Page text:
Monday, 25 April 2011

101 "favourite" tracks - Numbers 1-10

Recently I have been looking at quite a few music-related lists on the internet - things like the 50 greatest psychedelic tracks of all time, the 1001 albums you must hear before you die, that sort of thing. And I have begun to wonder what my list of all-time favourite tracks might look like.

But on reviewing my ipod and cd collection, etc, I was struck by the fact that I probably had more than 100 favourite bands. So instead of my all-time favourite tracks, I have been composing a list based on favourite bands. In most cases, this gives a maximum of 1 track per band so my list is not really my favourite songs as such - more a list of my favourite track by that favourite band. And one or two bands / artists do get two

I had thought of compiling the list in terms of the order I heard the tracks, or maybe strict chronological, or as an actual favourites list. but in the end I have settled on alphabetical, to emphasize that the list itself is not in order

So here goes

1. Abba, The Name of the Game

I remember Abba winning Eurovision! And then the sequence of hits singles that followed. But gradually there seemed to be a growing seriousness in their music, an underlying existential angst hidden under the near perfect pop sensibility. And this is best seen on The Name of the Game, a track that embodied for me, the bewilderment of growing up.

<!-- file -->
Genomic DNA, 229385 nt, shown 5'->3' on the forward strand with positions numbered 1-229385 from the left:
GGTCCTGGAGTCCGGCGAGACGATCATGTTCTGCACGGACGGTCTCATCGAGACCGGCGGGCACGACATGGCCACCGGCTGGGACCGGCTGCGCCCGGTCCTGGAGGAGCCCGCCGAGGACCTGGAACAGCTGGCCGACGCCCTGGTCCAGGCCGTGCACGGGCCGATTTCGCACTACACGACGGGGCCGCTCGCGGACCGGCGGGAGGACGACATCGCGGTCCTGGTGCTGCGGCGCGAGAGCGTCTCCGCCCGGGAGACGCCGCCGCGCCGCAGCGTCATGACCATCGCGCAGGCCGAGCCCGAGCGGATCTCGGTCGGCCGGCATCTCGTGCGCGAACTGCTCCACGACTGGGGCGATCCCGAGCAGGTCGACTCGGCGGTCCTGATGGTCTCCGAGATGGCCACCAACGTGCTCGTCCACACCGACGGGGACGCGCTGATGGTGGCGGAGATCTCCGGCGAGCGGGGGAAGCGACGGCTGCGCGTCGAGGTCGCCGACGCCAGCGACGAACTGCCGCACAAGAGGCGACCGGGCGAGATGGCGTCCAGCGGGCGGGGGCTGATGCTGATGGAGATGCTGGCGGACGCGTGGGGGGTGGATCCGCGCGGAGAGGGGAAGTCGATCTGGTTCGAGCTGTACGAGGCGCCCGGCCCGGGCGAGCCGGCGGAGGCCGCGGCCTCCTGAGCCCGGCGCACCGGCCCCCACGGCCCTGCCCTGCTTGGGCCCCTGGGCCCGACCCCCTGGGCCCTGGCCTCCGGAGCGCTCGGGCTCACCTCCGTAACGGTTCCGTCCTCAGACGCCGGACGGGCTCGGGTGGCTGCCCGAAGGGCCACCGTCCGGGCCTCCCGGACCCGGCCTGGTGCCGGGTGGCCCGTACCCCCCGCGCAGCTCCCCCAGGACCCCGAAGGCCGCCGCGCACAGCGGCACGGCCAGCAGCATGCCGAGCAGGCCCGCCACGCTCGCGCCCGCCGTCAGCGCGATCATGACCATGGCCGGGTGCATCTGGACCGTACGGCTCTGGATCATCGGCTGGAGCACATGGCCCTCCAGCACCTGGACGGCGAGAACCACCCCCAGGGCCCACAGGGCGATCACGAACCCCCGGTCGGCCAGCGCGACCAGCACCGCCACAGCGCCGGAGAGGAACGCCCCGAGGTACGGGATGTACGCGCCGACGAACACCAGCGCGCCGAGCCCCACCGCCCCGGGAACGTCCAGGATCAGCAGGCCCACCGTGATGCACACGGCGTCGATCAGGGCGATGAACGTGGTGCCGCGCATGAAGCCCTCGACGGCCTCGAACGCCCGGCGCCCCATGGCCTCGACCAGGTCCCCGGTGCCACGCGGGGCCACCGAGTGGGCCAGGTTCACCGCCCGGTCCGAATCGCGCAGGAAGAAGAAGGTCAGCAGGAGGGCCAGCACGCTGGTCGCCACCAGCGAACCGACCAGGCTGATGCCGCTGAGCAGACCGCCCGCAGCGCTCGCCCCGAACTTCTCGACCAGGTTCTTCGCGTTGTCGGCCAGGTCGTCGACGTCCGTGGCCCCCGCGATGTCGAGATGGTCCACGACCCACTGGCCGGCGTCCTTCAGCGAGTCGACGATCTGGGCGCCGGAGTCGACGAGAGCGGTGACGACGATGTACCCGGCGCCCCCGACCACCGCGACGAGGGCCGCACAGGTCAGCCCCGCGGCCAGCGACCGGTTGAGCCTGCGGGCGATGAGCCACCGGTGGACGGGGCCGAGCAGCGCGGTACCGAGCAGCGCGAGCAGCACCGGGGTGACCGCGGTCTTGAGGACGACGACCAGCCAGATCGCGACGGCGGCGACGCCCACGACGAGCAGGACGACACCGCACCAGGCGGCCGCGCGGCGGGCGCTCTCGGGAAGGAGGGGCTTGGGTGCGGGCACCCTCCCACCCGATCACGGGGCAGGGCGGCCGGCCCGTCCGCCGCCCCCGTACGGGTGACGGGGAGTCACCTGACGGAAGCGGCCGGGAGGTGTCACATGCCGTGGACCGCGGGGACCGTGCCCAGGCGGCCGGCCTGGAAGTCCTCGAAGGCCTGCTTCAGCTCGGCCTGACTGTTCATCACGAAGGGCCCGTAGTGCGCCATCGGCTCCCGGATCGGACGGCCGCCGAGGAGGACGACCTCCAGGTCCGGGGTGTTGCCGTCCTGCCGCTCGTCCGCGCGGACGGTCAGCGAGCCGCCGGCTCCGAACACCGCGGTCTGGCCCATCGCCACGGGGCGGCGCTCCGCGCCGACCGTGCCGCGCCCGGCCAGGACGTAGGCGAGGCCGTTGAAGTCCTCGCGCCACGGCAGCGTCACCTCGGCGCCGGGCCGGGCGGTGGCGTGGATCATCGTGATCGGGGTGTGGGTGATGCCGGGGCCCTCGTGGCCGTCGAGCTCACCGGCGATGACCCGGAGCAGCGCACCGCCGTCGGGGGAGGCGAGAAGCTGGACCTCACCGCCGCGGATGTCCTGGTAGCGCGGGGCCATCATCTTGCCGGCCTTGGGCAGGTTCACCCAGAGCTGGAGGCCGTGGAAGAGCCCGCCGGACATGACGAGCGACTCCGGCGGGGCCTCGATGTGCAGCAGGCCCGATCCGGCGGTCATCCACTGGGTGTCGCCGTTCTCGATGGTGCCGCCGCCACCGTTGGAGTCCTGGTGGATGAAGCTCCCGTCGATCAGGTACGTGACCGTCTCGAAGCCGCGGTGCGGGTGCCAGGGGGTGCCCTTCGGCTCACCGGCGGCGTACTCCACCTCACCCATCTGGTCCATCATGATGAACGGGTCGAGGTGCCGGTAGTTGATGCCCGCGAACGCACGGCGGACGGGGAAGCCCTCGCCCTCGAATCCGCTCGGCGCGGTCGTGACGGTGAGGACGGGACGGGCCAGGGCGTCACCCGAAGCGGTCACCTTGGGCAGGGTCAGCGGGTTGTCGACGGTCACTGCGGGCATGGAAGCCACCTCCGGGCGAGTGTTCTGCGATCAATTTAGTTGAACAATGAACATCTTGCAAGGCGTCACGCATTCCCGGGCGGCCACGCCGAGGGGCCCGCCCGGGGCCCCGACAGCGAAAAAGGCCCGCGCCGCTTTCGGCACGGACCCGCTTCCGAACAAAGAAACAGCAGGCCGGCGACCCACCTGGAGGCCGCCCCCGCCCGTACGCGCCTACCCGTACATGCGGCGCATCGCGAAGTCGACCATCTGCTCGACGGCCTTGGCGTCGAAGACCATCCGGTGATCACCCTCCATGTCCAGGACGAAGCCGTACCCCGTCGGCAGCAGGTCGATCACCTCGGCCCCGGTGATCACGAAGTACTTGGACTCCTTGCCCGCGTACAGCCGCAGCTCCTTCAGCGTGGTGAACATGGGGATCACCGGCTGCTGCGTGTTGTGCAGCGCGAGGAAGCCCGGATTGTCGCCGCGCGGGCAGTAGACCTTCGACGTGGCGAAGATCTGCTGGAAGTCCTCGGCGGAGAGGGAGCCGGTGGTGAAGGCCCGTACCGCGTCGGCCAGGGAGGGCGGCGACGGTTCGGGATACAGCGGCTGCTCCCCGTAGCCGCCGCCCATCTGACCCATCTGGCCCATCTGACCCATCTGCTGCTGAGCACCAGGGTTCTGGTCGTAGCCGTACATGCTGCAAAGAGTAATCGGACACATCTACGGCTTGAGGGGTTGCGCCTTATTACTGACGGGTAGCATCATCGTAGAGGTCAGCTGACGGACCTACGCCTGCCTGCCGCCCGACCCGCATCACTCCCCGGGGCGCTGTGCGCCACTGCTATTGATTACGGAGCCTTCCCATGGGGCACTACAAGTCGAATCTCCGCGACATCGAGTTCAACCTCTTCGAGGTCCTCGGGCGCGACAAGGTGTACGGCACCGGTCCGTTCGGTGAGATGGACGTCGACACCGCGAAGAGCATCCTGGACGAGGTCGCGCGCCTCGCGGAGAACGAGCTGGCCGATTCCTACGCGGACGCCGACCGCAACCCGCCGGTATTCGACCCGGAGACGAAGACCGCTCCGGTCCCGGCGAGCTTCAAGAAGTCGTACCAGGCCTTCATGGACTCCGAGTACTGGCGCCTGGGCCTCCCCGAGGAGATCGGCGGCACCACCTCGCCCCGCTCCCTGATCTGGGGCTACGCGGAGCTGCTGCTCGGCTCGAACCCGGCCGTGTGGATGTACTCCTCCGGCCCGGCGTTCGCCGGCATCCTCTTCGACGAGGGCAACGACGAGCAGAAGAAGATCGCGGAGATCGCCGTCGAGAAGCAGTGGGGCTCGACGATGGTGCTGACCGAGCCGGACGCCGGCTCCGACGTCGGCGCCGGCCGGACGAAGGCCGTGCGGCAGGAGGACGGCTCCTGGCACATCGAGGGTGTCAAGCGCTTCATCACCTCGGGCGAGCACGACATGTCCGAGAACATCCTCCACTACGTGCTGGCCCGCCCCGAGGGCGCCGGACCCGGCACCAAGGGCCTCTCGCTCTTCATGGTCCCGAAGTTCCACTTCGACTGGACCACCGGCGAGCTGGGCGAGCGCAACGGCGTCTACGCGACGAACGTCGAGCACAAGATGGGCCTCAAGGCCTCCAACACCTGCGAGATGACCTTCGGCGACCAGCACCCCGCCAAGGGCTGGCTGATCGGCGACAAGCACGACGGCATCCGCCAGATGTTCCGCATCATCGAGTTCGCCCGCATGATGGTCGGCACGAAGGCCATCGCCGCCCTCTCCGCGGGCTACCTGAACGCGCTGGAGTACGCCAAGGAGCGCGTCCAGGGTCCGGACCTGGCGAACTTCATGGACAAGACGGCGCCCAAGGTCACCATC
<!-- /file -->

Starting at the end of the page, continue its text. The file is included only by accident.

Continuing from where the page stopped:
Abba went out of fashion in the early 1980s and I remember taking rather a lot of stick from acquaintances to whom I would expound my Abba theories. But of course it has all rather swung the other way now, with Abba perhaps more popular that ever.

Us teenage boys in the late 1970s spent much time arguing about who was the most attractive of the Abba girls. I usually prefer brunettes, but in the case of Abba, it was Agnetta who gets my vote.

An I am one of the few people to have seen Abba in concert, seeing a show in 1979 on the "Abba: the album" tour. Magnificent versions of Eagle and I'm a marionette I remember

And as the band broke up in the early 1980s, there is the horrow of The day before you came, one of the most extraordinary pop songs ever. And a bleak video to go with it. I continue to maintain that the pure-pop interpretation of Abba is deficient. They rival Camus and Sartre in my view!

Alternates: Knowing me, Knowing you, The Day before you came

2. Amina, Blaskjar

Iceland has produced some amazing music. Bjork of course, her earlier band, The Sugarcubes, the very odd band mum, and, most recently, Sigur Ros and their close associates, Amina. I'm not ure when I first heard them, but it was probably from an article in Wire magazine. As with much Icelandic music, this really does come from a totally different world. Bizarre percussion effects (bells, wine glasses filed with water, metal pipes, etc) combined with a string quartet. Now that is precisely the sort of thing I go for.